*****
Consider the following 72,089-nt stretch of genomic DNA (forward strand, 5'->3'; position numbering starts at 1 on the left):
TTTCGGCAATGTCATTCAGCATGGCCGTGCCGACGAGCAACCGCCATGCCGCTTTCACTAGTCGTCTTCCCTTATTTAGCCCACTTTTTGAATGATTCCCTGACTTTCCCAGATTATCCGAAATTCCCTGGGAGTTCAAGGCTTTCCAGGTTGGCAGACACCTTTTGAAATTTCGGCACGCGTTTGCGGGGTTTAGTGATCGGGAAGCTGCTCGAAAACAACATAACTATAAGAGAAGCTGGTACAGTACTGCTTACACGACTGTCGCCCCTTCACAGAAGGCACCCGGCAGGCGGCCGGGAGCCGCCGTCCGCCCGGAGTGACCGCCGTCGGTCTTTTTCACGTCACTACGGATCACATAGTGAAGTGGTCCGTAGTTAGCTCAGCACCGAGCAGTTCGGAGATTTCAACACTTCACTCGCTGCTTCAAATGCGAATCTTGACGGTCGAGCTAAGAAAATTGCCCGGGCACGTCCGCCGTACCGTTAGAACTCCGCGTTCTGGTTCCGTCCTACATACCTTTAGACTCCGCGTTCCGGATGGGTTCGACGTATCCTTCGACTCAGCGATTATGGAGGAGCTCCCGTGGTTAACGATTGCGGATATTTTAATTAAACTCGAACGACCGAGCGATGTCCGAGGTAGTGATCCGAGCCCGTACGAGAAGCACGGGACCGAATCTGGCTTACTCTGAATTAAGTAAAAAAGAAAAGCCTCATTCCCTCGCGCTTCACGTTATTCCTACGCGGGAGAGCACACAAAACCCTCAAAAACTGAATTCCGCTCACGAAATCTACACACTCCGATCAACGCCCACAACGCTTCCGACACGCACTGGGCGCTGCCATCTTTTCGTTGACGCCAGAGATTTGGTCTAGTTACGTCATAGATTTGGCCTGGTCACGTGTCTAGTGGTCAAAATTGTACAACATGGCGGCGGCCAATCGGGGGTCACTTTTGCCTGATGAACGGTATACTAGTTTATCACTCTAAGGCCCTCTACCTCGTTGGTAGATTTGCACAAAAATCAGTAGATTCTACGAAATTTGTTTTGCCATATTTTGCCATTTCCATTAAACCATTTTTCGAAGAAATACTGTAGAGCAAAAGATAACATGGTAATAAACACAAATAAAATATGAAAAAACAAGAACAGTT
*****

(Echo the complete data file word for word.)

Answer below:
Consider the following 72,089-nt stretch of genomic DNA (forward strand, 5'->3'; position numbering starts at 1 on the left):
TTTCGGCAATGTCATTCAGCATGGCCGTGCCGACGAGCAACCGCCATGCCGCTTTCACTAGTCGTCTTCCCTTATTTAGCCCACTTTTTGAATGATTCCCTGACTTTCCCAGATTATCCGAAATTCCCTGGGAGTTCAAGGCTTTCCAGGTTGGCAGACACCTTTTGAAATTTCGGCACGCGTTTGCGGGGTTTAGTGATCGGGAAGCTGCTCGAAAACAACATAACTATAAGAGAAGCTGGTACAGTACTGCTTACACGACTGTCGCCCCTTCACAGAAGGCACCCGGCAGGCGGCCGGGAGCCGCCGTCCGCCCGGAGTGACCGCCGTCGGTCTTTTTCACGTCACTACGGATCACATAGTGAAGTGGTCCGTAGTTAGCTCAGCACCGAGCAGTTCGGAGATTTCAACACTTCACTCGCTGCTTCAAATGCGAATCTTGACGGTCGAGCTAAGAAAATTGCCCGGGCACGTCCGCCGTACCGTTAGAACTCCGCGTTCTGGTTCCGTCCTACATACCTTTAGACTCCGCGTTCCGGATGGGTTCGACGTATCCTTCGACTCAGCGATTATGGAGGAGCTCCCGTGGTTAACGATTGCGGATATTTTAATTAAACTCGAACGACCGAGCGATGTCCGAGGTAGTGATCCGAGCCCGTACGAGAAGCACGGGACCGAATCTGGCTTACTCTGAATTAAGTAAAAAAGAAAAGCCTCATTCCCTCGCGCTTCACGTTATTCCTACGCGGGAGAGCACACAAAACCCTCAAAAACTGAATTCCGCTCACGAAATCTACACACTCCGATCAACGCCCACAACGCTTCCGACACGCACTGGGCGCTGCCATCTTTTCGTTGACGCCAGAGATTTGGTCTAGTTACGTCATAGATTTGGCCTGGTCACGTGTCTAGTGGTCAAAATTGTACAACATGGCGGCGGCCAATCGGGGGTCACTTTTGCCTGATGAACGGTATACTAGTTTATCACTCTAAGGCCCTCTACCTCGTTGGTAGATTTGCACAAAAATCAGTAGATTCTACGAAATTTGTTTTGCCATATTTTGCCATTTCCATTAAACCATTTTTCGAAGAAATACTGTAGAGCAAAAGATAACATGGTAATAAACACAAATAAAATATGAAAAAACAAGAACAGTT